eSports, though still in its infancy, already has a massive following. Now, a Seattle startup wants to get in on the craze with a new platform that lets fans crowdfund matches between top gamers.
Matcherino today announced a $1.25 million seed round led by Madrona Venture Group, with participation from Vulcan Capital and angel investors like Gary Rubens, Mike Fischer, and Seahawks offensive lineman Russell Okung — more on this later.
The company, which just graduated from Techstars Seattle, has developed an eSports engagement platform that caters to both spectators who watch live streams and the gamers themselves.
Fans can participate in crowdfunding campaigns that fund matches between top players, who can use Matcherino to get paid for their matches and interact with followers.
“When many, many thousands of fans want to see certain professionals battle against each other and are willing to chip in money to make it happen, they need a technology platform to make it as easy as possible,” Matcherino CEO Grant Farwell told GeekWire. “That is what we provide.”
The company is working within a fast-growing eSports market that will likely continue expanding. There are more than 200 million viewers and Matcherino says the average fan spends more than 20 hours a week watching streamers play and interact with other gamers online.
“To those not familiar with eSports, we usually start by explaining eSports,” Farwell said. “It’s a bit like watching pros play a sport you love. You like basketball and you watch the NBA. eSports is that for your favorite video games. Creating show-matches is akin to crowdfunding a show or a piece of content.”
Farwell came up with the idea for the startup with CTO Mario Gutierrez when the co-founders noticed eSports participants trying to set up matches between popular game streamers.
“Hundreds of fans wanted to contribute money to make it happen and almost every step of the organizational process was a giant hurdle for the community,” Farwell explained. “We knew that we could fix this problem – and also makes streamers’ lives easier by bringing fans closer to them in a bunch of different ways.”
Simply being a matchmaker — Matcherino takes a cut of each prize pool — is not the company’s only idea. It plans to add services that give both expert and beginning streamers a way to manage and grow their audience.
“In the future we will be collaborating with brands that matter to the fans and steamers to create unique and fun experiences for the community,” Farwell added.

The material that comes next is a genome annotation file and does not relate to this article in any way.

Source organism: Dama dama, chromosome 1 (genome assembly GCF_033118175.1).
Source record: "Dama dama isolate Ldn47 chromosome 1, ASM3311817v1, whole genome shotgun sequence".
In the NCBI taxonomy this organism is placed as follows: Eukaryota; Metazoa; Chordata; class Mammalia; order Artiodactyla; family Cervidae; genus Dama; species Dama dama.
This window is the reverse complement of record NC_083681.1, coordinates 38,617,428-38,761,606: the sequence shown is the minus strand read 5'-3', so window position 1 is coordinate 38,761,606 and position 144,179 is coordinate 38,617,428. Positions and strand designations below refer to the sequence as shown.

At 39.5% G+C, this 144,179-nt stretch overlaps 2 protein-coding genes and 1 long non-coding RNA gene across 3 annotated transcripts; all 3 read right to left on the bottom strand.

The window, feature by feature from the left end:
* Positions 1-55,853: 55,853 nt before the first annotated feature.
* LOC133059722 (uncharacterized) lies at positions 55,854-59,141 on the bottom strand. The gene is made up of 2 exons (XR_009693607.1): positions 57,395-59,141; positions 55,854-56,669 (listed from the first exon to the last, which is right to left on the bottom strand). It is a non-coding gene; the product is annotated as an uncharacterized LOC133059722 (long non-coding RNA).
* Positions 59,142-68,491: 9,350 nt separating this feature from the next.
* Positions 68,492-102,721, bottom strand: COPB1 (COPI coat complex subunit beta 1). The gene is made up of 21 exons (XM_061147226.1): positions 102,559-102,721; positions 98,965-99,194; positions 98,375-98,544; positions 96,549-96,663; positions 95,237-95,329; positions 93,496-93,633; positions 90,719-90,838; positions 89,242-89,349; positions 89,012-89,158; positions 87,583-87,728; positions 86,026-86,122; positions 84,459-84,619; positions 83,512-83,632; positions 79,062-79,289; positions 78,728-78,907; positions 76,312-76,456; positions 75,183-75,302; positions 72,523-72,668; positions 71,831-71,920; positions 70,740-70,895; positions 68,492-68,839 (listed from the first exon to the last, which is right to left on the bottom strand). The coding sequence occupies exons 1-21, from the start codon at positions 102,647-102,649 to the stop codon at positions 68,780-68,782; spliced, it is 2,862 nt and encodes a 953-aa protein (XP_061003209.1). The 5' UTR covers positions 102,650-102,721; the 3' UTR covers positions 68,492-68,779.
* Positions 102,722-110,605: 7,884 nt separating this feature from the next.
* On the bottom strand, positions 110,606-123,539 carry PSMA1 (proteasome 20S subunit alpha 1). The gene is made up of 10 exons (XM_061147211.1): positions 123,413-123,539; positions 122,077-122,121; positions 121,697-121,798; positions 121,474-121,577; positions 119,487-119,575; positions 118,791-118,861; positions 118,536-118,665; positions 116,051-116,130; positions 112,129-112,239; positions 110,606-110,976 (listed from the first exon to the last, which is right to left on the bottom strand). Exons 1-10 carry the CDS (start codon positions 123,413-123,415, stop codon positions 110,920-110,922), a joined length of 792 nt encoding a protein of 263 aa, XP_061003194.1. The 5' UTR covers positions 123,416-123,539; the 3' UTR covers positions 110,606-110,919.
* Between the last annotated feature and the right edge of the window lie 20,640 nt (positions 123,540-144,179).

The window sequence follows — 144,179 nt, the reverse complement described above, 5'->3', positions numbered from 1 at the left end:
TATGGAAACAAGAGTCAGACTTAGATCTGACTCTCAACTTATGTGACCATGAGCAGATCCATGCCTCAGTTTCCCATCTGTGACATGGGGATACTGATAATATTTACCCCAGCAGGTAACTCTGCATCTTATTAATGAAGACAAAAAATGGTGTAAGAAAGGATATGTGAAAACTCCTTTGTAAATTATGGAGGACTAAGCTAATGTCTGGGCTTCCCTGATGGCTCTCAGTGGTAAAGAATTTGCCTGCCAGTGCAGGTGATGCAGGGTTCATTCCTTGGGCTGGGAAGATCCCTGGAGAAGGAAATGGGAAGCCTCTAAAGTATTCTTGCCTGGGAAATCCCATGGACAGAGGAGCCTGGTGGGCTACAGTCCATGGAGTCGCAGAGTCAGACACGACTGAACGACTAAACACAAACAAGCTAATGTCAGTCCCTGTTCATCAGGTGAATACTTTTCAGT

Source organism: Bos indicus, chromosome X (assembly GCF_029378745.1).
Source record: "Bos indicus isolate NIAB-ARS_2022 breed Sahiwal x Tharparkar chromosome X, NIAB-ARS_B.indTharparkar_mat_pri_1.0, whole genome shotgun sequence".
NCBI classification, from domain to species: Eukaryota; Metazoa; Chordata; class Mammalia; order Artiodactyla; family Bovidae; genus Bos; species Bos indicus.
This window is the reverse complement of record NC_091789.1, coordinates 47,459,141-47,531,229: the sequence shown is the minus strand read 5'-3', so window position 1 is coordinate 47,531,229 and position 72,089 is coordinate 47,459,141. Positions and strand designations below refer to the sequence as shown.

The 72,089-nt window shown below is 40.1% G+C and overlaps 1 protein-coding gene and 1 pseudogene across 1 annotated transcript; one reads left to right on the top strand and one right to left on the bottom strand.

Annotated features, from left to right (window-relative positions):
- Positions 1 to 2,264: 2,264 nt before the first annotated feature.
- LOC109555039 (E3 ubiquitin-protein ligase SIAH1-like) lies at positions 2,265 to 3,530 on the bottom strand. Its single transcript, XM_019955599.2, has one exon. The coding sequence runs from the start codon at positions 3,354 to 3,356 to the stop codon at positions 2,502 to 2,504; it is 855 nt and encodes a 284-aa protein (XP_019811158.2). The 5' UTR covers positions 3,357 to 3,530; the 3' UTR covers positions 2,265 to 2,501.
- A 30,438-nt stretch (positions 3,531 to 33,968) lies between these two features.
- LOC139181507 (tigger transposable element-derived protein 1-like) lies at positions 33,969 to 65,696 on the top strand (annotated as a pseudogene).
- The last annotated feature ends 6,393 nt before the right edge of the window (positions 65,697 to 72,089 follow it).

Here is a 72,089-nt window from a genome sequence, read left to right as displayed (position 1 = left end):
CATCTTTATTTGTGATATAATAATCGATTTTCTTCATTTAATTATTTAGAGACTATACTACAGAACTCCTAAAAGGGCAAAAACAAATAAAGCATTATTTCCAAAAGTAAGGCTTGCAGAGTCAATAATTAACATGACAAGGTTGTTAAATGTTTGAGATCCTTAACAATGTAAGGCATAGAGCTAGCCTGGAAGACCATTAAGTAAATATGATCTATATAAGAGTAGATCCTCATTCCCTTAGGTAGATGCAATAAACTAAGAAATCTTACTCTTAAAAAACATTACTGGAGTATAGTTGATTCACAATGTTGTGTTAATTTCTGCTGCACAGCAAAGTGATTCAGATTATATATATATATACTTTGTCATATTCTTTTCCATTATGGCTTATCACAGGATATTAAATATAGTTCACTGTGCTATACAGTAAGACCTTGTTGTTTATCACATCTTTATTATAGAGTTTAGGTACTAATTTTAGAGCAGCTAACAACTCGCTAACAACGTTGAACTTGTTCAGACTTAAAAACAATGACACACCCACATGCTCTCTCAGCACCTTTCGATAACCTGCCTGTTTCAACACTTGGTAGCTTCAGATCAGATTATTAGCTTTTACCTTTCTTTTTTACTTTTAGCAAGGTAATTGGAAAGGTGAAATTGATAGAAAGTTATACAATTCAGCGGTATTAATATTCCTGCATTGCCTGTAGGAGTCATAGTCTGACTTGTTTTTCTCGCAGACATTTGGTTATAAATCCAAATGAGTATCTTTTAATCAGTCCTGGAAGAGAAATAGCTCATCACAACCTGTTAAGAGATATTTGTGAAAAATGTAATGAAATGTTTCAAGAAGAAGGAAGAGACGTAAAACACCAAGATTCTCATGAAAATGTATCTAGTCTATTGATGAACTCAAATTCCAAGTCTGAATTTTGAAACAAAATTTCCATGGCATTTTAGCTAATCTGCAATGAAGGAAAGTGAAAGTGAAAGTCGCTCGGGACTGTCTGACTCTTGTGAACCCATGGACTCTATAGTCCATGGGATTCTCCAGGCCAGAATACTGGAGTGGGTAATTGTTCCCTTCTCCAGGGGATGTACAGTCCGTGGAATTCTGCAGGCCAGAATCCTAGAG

The 8-person company is one of the first startups from the Techstars Seattle 2015 class to raise external funding. It’s similar to another eSports-related startup in Seattle called Unikrn that raised $7 million in June. However, while Matcherino builds technology to let viewers pay to see matches, Unikrn is more focused on the wagering side of eSports with its betting platform.
Learn more about Matcherino with our Startup Spotlight.
As far as Okung’s investment, Farwell said he met the Seahawks left tackle through an introduction from Madrona Venture Group Managing Director Matt McIlwain, who has built a relationship with Okung over the past year.
Off the field, Okung is a businessman himself — quite literally. He made headlines this summer after announcing on The Players Tribune that he was firing his agent and would instead represent himself in contract talks after this season.
It is an ambitious and somewhat unprecedented move, but Okung — who graduated with a business degree at Oklahoma State and is enrolled in a University of Miami executive MBA program — said that it isn’t worth paying hefty fees to agents when athletes can handle their own deals.
From his piece:
I know my worth. I can look at the market and go directly to a team without an agent and tell that team my worth. And I can do so with confidence because I’ve done my research, I’ve educated myself and I’ve questioned the answers I’ve been given. And when it comes to reviewing the details of my next deal, I’ll hire an expert — a lawyer or a sports attorney who understands the dynamic of football contracts — to read the paperwork. I’ll negotiate a one-time flat fee that isn’t dependent on the size of my salary.
You see, there’s a new sort of athlete, and he’s not just an athlete. He’s a businessman and a living brand, a la Magic Johnson or LeBron James. He’s a player who represents himself because he not only understands the market and his own personal value, but has the self-assurance and financial know-how to do so, too.
Every athlete has the ability to be free of his or her agent. It all comes down to being willing to bet on yourself.
Beyond the investment, Farwell said his company plans on working with Okung and his Seahawks teammates to do crowdfunded matches for charity.
“We’re really excited to have Russell on board,” Farwell said.